Greg Slater: That’s not surprising. Big in a vogue again.

Jim Duncan: It’s sad, it’s sad and it’s distressing and it’s awful. But, it’s not surprising. We are Americans.

Greg Slater: If you bring it all the way back to the demographic conversation you had with the lady from the NAR. Building big homes may not be the best long term prospect, because that’s not what we’re missing in the market place.

Jim Duncan: No.

Greg Slater: What we’re missing in the marketplace is smaller homes for smaller families.

Jim Duncan: Well, and it’s also for people who value their lifestyle of being out of the house. And I think that a lot of people, at least through my lens and my clients, they want smaller, better spaces in better locations so they can go and have fun. Instead of spending their time heating, cooling, cleaning, 3,501 square feet.

Greg Slater: Big giant bedrooms they sleep in only.

Jim Duncan: So why don’t the builders build that?

Greg Slater: Look the parade is coming up this weekend in Nex, right? It’s always a great place if you want to go kind of figure out where the builder’s minds are, this is your best opportunity. Because they’re going to lead with things that they, where they think the market is going or what’s hot right now in all regards, whether it’s stylistically or floor plan wise. And they’re feeling the demand for the bigger stuff on these. When they find the places to build these half acre, these half acre home sites-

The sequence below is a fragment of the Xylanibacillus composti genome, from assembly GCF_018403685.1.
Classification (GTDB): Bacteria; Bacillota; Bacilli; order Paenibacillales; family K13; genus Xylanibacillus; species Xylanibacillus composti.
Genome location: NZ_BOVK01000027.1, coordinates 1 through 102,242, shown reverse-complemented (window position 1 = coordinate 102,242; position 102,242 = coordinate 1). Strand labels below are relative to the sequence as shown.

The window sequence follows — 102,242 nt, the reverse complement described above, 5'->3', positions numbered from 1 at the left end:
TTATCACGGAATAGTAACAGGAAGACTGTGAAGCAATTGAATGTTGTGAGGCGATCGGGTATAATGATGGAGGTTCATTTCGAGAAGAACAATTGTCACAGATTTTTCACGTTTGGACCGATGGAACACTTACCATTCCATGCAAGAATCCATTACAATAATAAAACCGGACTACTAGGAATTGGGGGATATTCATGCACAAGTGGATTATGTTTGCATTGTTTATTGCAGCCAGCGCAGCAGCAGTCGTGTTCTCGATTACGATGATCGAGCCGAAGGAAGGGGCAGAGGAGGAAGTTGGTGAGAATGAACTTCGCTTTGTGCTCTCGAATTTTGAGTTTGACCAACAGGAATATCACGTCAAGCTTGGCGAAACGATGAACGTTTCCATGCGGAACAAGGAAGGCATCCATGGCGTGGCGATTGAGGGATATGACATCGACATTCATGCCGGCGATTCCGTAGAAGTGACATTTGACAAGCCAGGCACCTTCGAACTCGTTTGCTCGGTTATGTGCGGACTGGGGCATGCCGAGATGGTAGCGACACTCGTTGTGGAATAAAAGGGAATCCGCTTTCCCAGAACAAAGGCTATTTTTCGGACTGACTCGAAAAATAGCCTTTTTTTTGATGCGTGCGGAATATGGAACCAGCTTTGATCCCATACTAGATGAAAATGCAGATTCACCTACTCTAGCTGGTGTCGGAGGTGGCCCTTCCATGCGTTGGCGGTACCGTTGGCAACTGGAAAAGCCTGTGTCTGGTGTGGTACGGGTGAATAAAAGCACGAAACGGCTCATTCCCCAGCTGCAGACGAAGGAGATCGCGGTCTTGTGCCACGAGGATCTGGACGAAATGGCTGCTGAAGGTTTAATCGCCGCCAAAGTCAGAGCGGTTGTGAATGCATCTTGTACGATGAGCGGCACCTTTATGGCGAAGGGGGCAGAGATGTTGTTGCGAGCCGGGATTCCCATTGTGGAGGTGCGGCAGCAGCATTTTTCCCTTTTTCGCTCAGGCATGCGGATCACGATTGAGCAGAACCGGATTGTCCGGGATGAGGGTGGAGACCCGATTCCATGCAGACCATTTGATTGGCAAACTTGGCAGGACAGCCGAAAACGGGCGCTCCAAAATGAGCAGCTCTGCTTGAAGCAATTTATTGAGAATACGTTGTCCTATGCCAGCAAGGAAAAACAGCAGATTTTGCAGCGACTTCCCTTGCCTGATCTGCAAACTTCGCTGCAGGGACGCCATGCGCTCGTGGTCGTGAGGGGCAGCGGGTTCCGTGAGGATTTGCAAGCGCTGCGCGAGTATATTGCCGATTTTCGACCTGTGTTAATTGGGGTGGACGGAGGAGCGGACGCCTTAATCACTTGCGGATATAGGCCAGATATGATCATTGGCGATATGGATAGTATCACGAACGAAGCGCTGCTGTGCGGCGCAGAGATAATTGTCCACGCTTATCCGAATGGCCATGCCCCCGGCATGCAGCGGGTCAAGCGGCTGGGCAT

Jim Duncan: Right.

Greg Slater: … people still want big traditional homes. When you get into the smaller home sites, things start to get a little more efficient and the home sizes get to be a little more right sized. The other thing they’re chasing though, just like Pleasant Green is they’re all looking for places where they can go build town homes that will hit those lower price points. And a couple of these builders, they’re not going to reflect in our numbers, but they’re over in the valley now. They’ve moved over there and started buying property. Stanley Martins moved to the Valley, Ryan Holmes has moved over into the valley. This is probably hearsay, in a world we live in, we have to be careful about hearsay. But the land manager for Toll Brothers is under contract to build a home and Old Trail right now. And I’m told they have made offers for lots in communities where they’re actually selling lots before the development work has started.